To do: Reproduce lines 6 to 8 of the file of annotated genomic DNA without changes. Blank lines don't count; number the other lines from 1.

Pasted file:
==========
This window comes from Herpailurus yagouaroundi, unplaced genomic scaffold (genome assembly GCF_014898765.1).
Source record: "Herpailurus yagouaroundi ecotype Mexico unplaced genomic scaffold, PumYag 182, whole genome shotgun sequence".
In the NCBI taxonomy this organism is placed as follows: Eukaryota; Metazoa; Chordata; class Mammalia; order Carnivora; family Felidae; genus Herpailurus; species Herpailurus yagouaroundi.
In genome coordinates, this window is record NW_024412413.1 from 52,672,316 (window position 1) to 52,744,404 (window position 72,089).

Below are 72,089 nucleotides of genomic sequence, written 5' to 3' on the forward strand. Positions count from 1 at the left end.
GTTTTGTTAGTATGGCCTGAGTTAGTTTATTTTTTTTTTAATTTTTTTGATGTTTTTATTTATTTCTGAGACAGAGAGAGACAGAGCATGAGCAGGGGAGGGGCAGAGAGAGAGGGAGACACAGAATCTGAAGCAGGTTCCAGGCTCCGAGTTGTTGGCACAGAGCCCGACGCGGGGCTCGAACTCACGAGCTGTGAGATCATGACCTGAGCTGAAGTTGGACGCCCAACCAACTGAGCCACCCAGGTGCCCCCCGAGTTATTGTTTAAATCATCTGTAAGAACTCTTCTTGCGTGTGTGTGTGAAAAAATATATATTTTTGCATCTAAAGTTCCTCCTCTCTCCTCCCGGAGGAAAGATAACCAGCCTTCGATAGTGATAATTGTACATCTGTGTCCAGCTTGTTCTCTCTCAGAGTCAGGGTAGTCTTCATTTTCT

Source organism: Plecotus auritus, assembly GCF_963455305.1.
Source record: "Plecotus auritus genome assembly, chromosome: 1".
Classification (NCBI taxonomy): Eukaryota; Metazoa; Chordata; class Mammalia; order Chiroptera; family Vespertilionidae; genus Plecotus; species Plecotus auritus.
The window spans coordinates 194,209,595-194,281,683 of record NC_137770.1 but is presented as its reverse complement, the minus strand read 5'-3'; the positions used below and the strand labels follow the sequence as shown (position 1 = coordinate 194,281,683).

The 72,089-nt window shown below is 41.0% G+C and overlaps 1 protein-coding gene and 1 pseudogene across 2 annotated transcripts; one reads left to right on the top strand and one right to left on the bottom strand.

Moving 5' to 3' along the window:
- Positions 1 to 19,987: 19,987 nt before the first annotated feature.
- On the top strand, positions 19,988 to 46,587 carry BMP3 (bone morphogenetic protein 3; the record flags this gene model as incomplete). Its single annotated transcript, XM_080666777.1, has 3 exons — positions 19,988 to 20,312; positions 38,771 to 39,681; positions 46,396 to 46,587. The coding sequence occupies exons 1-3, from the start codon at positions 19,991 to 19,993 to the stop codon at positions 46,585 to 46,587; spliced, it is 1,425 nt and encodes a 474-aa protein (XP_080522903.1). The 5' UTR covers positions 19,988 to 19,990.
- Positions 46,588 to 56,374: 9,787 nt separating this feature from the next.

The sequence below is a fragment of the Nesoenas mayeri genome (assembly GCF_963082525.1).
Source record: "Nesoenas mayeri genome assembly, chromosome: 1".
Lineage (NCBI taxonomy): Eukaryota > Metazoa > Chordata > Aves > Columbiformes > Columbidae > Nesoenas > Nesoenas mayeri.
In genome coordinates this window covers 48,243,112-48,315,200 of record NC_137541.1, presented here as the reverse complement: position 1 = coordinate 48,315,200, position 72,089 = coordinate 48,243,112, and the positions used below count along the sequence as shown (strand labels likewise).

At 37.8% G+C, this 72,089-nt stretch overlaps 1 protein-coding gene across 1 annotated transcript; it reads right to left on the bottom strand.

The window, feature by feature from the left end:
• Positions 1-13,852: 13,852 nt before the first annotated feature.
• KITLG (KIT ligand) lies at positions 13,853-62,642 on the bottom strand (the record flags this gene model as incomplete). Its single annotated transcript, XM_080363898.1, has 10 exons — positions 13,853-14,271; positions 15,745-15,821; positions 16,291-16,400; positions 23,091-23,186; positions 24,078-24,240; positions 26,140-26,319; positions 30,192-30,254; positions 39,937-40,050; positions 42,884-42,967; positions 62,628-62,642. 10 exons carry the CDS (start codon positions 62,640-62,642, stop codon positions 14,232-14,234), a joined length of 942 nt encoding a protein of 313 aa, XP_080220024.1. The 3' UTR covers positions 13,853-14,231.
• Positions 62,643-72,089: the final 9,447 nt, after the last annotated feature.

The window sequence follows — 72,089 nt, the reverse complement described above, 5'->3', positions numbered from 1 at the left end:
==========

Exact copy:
GTTTTGTTAGTATGGCCTGAGTTAGTTTATTTTTTTTTTAATTTTTTTGATGTTTTTATTTATTTCTGAGACAGAGAGAGACAGAGCATGAGCAGGGGAGGGGCAGAGAGAGAGGGAGACACAGAATCTGAAGCAGGTTCCAGGCTCCGAGTTGTTGGCACAGAGCCCGACGCGGGGCTCGAACTCACGAGCTGTGAGATCATGACCTGAGCTGAAGTTGGACGCCCAACCAACTGAGCCACCCAGGTGCCCCCCGAGTTATTGTTTAAATCATCTGTAAGAACTCTTCTTGCGTGTGTGTGTGAAAAAATATATATTTTTGCATCTAAAGTTCCTCCTCTCTCCTCCCGGAGGAAAGATAACCAGCCTTCGATAGTGATAATTGTACATCTGTGTCCAGCTTGTTCTCTCTCAGAGTCAGGGTAGTCTTCATTTTCT

Source organism: Plecotus auritus, assembly GCF_963455305.1.
Source record: "Plecotus auritus genome assembly, chromosome: 1".